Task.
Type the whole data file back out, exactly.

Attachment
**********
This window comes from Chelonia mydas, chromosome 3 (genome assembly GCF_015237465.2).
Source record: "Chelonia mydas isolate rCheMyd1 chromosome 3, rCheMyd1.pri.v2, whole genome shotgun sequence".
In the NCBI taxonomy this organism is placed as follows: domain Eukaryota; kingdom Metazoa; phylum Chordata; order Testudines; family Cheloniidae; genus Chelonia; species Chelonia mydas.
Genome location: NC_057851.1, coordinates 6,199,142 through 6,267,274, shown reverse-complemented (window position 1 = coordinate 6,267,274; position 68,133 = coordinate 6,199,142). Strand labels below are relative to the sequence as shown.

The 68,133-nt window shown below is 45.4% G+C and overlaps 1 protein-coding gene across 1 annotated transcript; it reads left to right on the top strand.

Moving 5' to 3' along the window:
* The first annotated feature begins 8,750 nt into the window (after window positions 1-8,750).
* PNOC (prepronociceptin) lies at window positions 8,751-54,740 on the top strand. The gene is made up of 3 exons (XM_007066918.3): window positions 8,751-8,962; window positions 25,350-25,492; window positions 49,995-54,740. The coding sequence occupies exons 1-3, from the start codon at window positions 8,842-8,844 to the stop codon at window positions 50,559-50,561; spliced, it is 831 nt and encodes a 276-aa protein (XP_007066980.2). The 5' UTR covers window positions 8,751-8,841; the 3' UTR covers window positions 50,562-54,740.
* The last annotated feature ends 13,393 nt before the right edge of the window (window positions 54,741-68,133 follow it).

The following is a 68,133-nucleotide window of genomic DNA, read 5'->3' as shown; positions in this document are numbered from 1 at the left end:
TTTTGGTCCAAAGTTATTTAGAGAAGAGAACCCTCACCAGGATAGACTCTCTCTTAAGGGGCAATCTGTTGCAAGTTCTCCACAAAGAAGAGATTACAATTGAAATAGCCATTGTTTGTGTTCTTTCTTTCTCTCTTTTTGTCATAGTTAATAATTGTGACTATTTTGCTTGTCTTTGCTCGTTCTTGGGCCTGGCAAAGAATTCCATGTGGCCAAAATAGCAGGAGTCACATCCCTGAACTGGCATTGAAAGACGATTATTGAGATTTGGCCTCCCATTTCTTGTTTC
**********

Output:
This window comes from Chelonia mydas, chromosome 3 (genome assembly GCF_015237465.2).
Source record: "Chelonia mydas isolate rCheMyd1 chromosome 3, rCheMyd1.pri.v2, whole genome shotgun sequence".
In the NCBI taxonomy this organism is placed as follows: domain Eukaryota; kingdom Metazoa; phylum Chordata; order Testudines; family Cheloniidae; genus Chelonia; species Chelonia mydas.
Genome location: NC_057851.1, coordinates 6,199,142 through 6,267,274, shown reverse-complemented (window position 1 = coordinate 6,267,274; position 68,133 = coordinate 6,199,142). Strand labels below are relative to the sequence as shown.

The 68,133-nt window shown below is 45.4% G+C and overlaps 1 protein-coding gene across 1 annotated transcript; it reads left to right on the top strand.

Moving 5' to 3' along the window:
* The first annotated feature begins 8,750 nt into the window (after window positions 1-8,750).
* PNOC (prepronociceptin) lies at window positions 8,751-54,740 on the top strand. The gene is made up of 3 exons (XM_007066918.3): window positions 8,751-8,962; window positions 25,350-25,492; window positions 49,995-54,740. The coding sequence occupies exons 1-3, from the start codon at window positions 8,842-8,844 to the stop codon at window positions 50,559-50,561; spliced, it is 831 nt and encodes a 276-aa protein (XP_007066980.2). The 5' UTR covers window positions 8,751-8,841; the 3' UTR covers window positions 50,562-54,740.
* The last annotated feature ends 13,393 nt before the right edge of the window (window positions 54,741-68,133 follow it).

The following is a 68,133-nucleotide window of genomic DNA, read 5'->3' as shown; positions in this document are numbered from 1 at the left end:
TTTTGGTCCAAAGTTATTTAGAGAAGAGAACCCTCACCAGGATAGACTCTCTCTTAAGGGGCAATCTGTTGCAAGTTCTCCACAAAGAAGAGATTACAATTGAAATAGCCATTGTTTGTGTTCTTTCTTTCTCTCTTTTTGTCATAGTTAATAATTGTGACTATTTTGCTTGTCTTTGCTCGTTCTTGGGCCTGGCAAAGAATTCCATGTGGCCAAAATAGCAGGAGTCACATCCCTGAACTGGCATTGAAAGACGATTATTGAGATTTGGCCTCCCATTTCTTGTTTC